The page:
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February 08, 2008
I'm So Glad

Bush: Keep a conservative in White House

The two-term U.S. leader, who addressed the Conservative Political Action Conference in Washington, leaves office next year and said it is important that the next president continues to reflect the conservative political principles he represents.

I wonder precisely which principles those are?

Maybe he's talking about his foreign policy? Like in Iraq?

Well, the article cited above says:

Bush on Friday claimed vindication for that Iraq strategy, saying he stuck with the surge in spite of critics who called it "a well-managed defeat."

"A year after I ordered the surge of forces, high-profile terrorist attacks in Iraq are down, civilian deaths are down, sectarian killings are down. U.S. and Iraqi forces have captured or killed thousands of extremists in Iraq, including hundreds of key al Qaeda leaders and operatives," he said.

Well, what do other stories have to day about Iraq?

Violations of 'Islamic teachings' take deadly toll on Iraqi women

Iraq's second-largest city, Basra, is a stronghold of conservative Shia groups. As many as 133 women were killed in Basra last year -- 79 for violation of "Islamic teachings" and 47 for so-called honor killings, according to IRIN, the news branch of the U.N.'s Office for the Coordination of Humanitarian Affairs.

Not so good.

U.S. should not provoke Iraq militia

Shi'ite cleric Moqtada al-Sadr's Mehdi Army is "unassailable" in its Iraqi strongholds and the U.S. military would risk reigniting the violence that almost sparked civil war if it provokes it, a report said on Friday.

It might be just me, but I can't see how making the single strongest figure in Iraq a Shia cleric is that good of an idea.

Maybe he means the foreign policy thing he did before he made us invade Iraq? Remember? What was it called, again?

Oh, yeah. Afghanistan.

Rice Says Afghanistan Efforts Need Coherence

The tensions within NATO, and between Karzai and his principal foreign backers, have risen as insurgent violence has intensified in Afghanistan. Experts warned this month that the country risks collapse despite six years of foreign economic aid, political guidance and military support.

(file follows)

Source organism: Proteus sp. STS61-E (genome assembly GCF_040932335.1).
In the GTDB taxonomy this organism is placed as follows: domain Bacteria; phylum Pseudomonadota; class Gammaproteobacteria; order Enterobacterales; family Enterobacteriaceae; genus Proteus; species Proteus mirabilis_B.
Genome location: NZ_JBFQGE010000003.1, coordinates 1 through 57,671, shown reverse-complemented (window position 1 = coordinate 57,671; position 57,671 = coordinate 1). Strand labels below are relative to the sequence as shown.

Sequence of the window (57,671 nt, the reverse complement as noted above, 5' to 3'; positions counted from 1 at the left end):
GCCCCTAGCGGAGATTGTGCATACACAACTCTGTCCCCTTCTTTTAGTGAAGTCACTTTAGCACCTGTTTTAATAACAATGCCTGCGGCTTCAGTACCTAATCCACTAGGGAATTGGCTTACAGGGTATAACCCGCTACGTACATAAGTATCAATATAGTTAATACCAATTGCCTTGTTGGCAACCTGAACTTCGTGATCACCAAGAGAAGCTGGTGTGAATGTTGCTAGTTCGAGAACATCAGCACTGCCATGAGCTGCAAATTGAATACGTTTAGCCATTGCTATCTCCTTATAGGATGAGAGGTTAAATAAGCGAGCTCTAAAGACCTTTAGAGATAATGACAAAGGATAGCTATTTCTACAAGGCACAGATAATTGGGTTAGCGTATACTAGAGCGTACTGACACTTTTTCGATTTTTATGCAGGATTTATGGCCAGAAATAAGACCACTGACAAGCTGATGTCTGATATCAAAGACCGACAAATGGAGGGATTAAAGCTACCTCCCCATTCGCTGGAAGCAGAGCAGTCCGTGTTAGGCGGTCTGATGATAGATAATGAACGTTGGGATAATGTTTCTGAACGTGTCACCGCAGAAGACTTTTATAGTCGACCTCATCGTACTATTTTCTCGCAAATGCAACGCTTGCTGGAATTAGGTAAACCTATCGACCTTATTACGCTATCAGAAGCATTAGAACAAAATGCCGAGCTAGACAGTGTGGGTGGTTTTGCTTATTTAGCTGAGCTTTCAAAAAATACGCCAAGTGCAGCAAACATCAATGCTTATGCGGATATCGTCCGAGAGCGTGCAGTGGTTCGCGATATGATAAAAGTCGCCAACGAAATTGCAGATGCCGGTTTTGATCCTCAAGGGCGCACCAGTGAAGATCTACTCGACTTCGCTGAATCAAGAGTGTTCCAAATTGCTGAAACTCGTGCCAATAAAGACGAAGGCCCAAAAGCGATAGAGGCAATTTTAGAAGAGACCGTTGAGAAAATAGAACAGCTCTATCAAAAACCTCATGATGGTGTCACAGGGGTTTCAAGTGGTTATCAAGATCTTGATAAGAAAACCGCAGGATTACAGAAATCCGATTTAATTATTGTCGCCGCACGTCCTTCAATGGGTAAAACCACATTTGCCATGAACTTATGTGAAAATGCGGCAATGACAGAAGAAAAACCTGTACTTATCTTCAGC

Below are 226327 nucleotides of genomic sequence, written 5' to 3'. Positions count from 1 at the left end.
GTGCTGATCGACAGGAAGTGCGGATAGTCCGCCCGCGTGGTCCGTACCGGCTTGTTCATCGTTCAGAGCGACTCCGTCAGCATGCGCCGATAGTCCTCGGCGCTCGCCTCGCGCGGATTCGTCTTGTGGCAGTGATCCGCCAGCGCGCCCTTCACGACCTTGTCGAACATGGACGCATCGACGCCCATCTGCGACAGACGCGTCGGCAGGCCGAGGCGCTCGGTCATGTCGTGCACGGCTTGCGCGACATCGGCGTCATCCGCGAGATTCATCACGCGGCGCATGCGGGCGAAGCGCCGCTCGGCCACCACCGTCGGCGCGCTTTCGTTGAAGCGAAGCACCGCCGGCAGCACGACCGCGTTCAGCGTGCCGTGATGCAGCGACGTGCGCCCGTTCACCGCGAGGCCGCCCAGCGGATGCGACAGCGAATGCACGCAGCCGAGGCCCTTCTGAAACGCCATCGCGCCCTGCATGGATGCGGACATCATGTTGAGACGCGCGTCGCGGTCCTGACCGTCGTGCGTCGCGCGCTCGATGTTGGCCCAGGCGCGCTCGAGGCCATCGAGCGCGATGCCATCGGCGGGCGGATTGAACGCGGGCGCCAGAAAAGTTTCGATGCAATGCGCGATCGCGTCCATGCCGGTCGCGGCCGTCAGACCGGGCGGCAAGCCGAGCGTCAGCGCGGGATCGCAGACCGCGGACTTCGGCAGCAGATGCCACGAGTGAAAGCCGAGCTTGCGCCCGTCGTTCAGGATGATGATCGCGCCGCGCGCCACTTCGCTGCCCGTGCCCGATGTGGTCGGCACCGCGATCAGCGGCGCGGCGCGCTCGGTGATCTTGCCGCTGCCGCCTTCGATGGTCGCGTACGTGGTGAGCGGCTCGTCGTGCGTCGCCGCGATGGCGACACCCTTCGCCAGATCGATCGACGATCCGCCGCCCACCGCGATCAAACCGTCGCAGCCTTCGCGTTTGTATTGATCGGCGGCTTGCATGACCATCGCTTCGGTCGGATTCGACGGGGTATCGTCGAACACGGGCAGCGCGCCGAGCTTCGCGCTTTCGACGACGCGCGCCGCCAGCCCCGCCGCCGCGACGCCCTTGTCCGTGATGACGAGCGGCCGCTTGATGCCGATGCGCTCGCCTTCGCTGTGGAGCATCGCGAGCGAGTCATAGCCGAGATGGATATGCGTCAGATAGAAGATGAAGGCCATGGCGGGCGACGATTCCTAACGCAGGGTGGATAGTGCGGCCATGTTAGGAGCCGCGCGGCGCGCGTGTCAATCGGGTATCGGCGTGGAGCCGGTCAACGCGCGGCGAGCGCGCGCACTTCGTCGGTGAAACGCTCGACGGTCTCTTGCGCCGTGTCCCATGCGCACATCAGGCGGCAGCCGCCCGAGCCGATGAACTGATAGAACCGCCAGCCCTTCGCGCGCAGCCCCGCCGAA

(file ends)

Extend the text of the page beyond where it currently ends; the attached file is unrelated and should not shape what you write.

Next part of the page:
Another Huge Opium Harvest in Afghanistan

Along with forecasting another near-record opium harvest in Afghanistan this year, the United Nations says that cultivation of cannabis, or marijuana, is also on the rise.

No, I'm not thinking the Bushlet is going to be able to list the invasion of Afghanistan as one of his big successes.

Maybe he means his "principles" around the economy?

Again, in the first article mentioned, he's quoted as saying:

And on tax cuts: "On matters relating to our economy, our record is clear. You and I succeeded in cutting taxes," Bush told the conservative group.

Other coverage? Not so much about tax cuts for the rich:

U.S. stocks' losses deepen as economic worries weigh

With the economy either in recession or very close to being in one [....]

Falling stocks land hard on retirees

Rising food and fuel prices, falling interest rates and screeching declines in worldwide stock markets have Wait and thousands of other retirees paring spending to levels some haven't seen in decades, forgoing dinners out, cutting back on groceries and canceling plans to visit grandchildren.

GLOBAL MARKETS-Tech shares rally; economy woes dog financials

Fears about the precarious state of the U.S. economy, highlighted by remarks late on Thursday by a Federal Reserve official who said she was "not confident" a recession could be avoided this year, sparked a rally in U.S. Treasury debt prices. Worries about credit markets also raised the safe-haven allure of U.S. government bonds and helped them recover from their worst rout in four years.

U.S. Economy: Wholesale Inventories Rise More Than Forecast

Inventories at U.S. wholesalers rose the most in more than a year as sales fell, signaling companies will need to cut production and that the economy may be slipping toward a recession.

Hmmm...maybe not.

How about his "conservative principles" when it comes to the environment?

Court Again Overturns Controversial Bush Environment Rule

A federal appeals court Friday overturned a Bush administration plan for cutting mercury emissions from power plants, siding again with states and environmental groups in an ongoing legal battle over the administration's effort to write business friendly rules for the utility industry.

The decision is one of several rulings by the court, the U.S. Court of Appeals for the District of Columbia, against Bush administration regulations that would have eased environmental requirements.

"The Bush administration's track record in court is abysmal when it comes to environmental regulations," said Frank O'Donnell of the environmental group Clean Air Watch. "That's because they've illegally interpreted the law over and over again."

Nope, not there, either.

What was he saying again?

Bush said he hopes his successor will build upon what he considers to be his accomplishments in Iraq and on taxes and the judiciary.

"I'm absolutely confident, with your help we will elect a president who shares our principles. As we take on the challenges, we must be guided by the philosophy that has brought us success. Our policies are working," he said.

I'm glad, to quote an old television show, that I don't have his nerve in my tooth.

Posted by AnneZook at 01:44 PM | Comments (4)